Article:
More importantly, something that should be addressed by political scientists is whether the adoption of the mayoral system, says something about the effectiveness of democracy and decentralized power political systems. The schools that are opting for the mayoral system are those that have failed to have proper management and provide quality education under the elected school board system. The shift from democratic-decentralized power systems to autocratic systems follows worldly trends that have been happening in political systems in the rest of the country and the rest of the world. It signifies an increased tolerance for autocratic systems of governance, even within democratic countries such as the United States.

Given the different types of involvement, mayors can have in city schools; I seek to understand how integrated governance, as a formal structure, compares with school districts where an elected board insulates schools from formal mayoral influence. By including integrated governance and elected school boards in my analysis, I can put the formal versus informal debate to an empirical test. Research Question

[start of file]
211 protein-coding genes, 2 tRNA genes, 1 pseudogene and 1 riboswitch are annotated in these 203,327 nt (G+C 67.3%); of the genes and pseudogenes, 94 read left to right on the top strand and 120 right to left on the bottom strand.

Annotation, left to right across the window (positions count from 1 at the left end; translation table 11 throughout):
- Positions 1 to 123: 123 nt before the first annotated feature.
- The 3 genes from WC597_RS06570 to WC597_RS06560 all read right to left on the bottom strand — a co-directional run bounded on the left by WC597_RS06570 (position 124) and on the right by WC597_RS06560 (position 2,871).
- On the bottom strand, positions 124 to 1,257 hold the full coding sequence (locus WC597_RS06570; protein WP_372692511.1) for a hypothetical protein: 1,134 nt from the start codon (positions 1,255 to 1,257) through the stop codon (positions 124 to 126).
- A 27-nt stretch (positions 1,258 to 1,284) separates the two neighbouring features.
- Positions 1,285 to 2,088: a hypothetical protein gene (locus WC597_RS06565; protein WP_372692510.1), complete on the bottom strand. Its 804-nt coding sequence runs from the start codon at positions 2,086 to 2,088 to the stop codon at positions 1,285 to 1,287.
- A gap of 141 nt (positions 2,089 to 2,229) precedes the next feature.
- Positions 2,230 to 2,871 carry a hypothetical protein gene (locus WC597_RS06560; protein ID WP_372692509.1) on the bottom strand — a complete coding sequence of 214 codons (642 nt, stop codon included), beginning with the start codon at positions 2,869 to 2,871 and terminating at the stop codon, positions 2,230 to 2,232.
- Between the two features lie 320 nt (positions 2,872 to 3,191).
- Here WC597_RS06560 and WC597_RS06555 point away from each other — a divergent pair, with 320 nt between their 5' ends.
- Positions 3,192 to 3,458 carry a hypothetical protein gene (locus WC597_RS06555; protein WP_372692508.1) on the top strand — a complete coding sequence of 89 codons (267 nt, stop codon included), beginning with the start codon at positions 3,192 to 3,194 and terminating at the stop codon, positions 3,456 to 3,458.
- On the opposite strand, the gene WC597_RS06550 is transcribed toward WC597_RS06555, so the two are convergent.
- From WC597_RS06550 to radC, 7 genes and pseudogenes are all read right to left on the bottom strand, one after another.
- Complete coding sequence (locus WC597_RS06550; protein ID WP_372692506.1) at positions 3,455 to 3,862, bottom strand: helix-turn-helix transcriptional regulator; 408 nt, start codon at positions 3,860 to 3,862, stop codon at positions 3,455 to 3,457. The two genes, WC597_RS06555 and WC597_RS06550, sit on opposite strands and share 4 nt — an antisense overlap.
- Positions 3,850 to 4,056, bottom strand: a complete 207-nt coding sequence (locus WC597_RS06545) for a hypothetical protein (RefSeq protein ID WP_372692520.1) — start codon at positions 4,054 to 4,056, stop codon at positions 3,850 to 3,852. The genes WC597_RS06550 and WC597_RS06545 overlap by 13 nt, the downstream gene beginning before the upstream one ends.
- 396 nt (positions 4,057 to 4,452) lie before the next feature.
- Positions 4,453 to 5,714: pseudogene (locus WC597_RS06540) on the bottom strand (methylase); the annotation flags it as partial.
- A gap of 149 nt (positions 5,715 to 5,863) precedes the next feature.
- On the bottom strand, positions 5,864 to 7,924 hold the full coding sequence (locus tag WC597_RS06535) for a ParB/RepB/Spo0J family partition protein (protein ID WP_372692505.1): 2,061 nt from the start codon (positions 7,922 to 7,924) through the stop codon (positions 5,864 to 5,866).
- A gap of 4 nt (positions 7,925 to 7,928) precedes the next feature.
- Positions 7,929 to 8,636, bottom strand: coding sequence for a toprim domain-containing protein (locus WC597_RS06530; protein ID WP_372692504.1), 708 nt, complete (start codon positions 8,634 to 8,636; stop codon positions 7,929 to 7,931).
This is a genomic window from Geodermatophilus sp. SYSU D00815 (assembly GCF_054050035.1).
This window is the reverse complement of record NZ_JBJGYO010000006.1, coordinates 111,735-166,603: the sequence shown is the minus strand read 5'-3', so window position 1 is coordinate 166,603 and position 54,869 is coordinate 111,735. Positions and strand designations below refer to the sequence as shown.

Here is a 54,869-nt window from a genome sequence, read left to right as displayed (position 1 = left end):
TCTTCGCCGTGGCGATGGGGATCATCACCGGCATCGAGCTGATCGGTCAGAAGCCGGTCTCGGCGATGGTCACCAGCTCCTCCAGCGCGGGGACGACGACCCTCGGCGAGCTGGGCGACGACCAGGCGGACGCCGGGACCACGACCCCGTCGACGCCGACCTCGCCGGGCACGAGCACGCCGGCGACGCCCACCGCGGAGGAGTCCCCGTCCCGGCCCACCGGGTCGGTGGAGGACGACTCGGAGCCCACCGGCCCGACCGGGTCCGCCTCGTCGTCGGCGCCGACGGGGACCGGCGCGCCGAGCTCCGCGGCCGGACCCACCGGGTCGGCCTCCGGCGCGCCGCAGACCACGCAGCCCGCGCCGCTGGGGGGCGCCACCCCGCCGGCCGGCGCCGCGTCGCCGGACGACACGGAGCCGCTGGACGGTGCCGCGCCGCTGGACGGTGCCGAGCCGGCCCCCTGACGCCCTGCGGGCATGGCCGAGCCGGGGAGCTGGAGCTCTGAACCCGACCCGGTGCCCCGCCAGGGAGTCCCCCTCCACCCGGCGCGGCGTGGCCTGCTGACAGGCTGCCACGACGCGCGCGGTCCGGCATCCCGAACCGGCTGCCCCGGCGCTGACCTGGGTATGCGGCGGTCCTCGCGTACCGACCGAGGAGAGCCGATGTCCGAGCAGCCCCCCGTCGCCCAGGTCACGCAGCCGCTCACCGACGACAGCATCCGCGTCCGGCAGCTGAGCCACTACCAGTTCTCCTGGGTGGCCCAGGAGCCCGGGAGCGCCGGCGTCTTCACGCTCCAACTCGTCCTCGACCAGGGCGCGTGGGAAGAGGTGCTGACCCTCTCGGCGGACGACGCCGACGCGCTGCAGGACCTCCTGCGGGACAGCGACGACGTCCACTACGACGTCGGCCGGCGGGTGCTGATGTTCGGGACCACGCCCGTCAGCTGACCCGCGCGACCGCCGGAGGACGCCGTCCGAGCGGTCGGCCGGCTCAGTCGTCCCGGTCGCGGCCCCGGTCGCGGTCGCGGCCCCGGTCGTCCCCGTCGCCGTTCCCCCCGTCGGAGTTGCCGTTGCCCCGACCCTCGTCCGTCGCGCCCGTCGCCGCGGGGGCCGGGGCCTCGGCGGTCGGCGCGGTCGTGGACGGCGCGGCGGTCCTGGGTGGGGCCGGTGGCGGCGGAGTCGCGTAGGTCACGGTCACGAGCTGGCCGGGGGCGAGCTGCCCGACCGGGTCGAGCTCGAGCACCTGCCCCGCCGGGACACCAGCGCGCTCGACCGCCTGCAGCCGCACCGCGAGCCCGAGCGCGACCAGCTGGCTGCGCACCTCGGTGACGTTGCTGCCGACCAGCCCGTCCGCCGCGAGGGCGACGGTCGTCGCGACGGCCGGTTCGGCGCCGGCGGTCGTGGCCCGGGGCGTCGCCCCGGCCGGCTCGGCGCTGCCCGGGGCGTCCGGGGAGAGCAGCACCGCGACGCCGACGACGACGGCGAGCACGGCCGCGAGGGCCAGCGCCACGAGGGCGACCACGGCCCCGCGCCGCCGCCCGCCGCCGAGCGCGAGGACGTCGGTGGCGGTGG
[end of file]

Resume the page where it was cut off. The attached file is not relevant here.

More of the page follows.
The spread of mayoral control raises new questions about the institutional structures and consequences of governance for our nation’s city schools. This research seeks to answer this question drawn from the existing body of knowledge on the mayoral impact on city school academic success:

Does mayoral control of Chicago Public Schools result in lagging academic performance outcomes for African-American high school students?

The hypotheses that I will test are as follows:

1a Mayoral control and model of integrated governance have given rise to centralized power.